2

Considering these two patents describing two features:

If anyone were to build some spreadsheet software, what would these entail in terms of restrictions if they would want to develop the same features? Is there a difference between commercial software and open source/free in that case?

1 Answer 1

4

If you want to implement this or a similar feature, you'd look up the patents, and either get a license (unlikely that Microsoft would give you a license), or figure out how to implement the feature without violating the patent.

An example how a company I worked for worked around a patent: In order to compress data. in the best possible way, the idea was to try eight different methods to compress the data and pick the best compressed data. There was a patent for that (even though to me, this was quite obvious). Workaround: The software tried eight different methods and reported a number from 1 to 8 indicating which method gave the best result (unlike the patent, which actually gave the best result). Then the data was compressed once using the best method. No patent violation.

You'd probably want a patent lawyer to check if your idea how to implement the feature violates the patent or not, and how to get around it. It takes a specific mindset that you and I don't have. And even good lawyers who are not patent lawyers might not be able to help you there.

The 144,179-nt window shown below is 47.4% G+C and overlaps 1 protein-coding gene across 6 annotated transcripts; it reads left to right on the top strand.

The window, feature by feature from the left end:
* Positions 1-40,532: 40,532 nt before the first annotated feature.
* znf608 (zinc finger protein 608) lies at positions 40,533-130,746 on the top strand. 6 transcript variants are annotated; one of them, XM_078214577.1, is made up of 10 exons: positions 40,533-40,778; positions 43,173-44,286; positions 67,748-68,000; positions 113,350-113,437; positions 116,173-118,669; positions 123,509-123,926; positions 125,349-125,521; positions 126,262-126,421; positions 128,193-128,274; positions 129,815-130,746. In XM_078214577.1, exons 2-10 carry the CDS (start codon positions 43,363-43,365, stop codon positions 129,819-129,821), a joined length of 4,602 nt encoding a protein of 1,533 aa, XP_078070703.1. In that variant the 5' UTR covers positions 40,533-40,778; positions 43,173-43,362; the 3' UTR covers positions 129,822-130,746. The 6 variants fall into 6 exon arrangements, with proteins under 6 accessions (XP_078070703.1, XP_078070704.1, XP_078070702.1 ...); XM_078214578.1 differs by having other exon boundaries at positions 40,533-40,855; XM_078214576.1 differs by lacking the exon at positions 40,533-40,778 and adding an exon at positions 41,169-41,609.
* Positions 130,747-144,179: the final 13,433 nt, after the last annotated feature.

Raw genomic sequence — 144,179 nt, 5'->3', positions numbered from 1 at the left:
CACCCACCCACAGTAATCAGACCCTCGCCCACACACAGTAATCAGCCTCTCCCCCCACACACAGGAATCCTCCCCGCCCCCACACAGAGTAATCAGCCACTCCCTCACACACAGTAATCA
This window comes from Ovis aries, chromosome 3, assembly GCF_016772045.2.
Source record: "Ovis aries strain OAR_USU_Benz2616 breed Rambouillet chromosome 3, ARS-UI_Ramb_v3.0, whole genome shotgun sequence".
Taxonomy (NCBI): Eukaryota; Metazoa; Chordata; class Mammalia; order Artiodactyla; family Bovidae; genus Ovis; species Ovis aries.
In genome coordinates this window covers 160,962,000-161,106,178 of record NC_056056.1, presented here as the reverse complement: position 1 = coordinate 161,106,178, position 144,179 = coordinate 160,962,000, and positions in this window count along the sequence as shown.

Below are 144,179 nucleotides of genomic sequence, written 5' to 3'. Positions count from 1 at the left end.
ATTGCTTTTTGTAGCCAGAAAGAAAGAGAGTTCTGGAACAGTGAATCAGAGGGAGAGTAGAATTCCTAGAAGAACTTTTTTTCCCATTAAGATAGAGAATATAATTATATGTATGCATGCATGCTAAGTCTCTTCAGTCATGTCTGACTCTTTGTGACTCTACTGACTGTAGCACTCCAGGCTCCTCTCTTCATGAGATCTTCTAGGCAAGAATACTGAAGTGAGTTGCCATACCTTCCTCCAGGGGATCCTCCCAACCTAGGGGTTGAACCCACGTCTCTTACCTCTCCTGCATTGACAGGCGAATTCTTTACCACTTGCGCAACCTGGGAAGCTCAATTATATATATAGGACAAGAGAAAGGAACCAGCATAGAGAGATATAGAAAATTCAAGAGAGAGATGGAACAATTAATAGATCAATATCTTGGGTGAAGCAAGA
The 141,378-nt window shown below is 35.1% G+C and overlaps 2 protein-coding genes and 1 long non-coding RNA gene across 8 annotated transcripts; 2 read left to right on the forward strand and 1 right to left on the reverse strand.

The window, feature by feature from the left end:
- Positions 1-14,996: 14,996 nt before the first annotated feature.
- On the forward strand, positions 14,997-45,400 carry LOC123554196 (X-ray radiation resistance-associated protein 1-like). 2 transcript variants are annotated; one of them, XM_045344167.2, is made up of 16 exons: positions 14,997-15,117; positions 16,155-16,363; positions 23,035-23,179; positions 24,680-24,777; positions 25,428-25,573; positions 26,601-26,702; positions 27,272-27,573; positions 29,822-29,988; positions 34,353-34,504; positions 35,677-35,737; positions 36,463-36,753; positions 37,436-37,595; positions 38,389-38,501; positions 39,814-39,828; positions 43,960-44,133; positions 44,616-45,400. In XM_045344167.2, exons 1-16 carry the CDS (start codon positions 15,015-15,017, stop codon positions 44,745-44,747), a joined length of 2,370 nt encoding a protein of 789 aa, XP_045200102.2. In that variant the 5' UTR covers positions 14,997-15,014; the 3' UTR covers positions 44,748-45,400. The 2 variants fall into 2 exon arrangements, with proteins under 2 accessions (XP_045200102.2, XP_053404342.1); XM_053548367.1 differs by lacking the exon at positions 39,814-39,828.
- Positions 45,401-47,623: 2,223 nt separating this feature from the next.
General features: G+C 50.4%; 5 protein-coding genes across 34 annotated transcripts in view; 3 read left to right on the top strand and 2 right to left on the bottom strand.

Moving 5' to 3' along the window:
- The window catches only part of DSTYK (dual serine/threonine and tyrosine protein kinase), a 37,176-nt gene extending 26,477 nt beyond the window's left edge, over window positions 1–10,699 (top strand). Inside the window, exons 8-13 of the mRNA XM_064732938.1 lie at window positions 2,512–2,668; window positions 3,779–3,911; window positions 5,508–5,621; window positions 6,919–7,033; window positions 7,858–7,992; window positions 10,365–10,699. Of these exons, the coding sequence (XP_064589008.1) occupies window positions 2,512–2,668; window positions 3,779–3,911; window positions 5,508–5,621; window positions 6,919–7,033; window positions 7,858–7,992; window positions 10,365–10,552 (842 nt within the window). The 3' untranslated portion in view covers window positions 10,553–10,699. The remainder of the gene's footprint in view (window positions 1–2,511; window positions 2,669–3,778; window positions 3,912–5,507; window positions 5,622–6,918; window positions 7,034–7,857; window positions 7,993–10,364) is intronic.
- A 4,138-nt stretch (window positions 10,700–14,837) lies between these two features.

Commercial vs. open source/free software makes no difference, except that Microsoft might not bother suing you if there is no money to be made. Unless the intent is to prevent you from implementing the feature, in which case the would sue companies without money as well.

3
  • 1
    Thank you for the detailed answer. So it's essentially a game of working around the precise terms used in the patent? For instance, if you'd use a different process than the one described here, this could potentially work out?
    – eckzu
    Nov 8, 2022 at 9:13
  • 2
    "unlikely that Microsoft would give you a license" Not convinced that this is true. Both patents have a significant chance of being invalidated in an infringement lawsuit. Some modest royalty income might be preferable to nothing, forcing them to sue and putting the validity of the patent at risk if a defense of the case is successful.
    – ohwilleke
    Nov 8, 2022 at 22:05
  • Eckzu yes, if they have a patent, and you don’t do what the patent says, then you are not covered by the patent.
    – gnasher729
    Nov 9, 2022 at 7:18

You must log in to answer this question.

Not the answer you're looking for? Browse other questions tagged .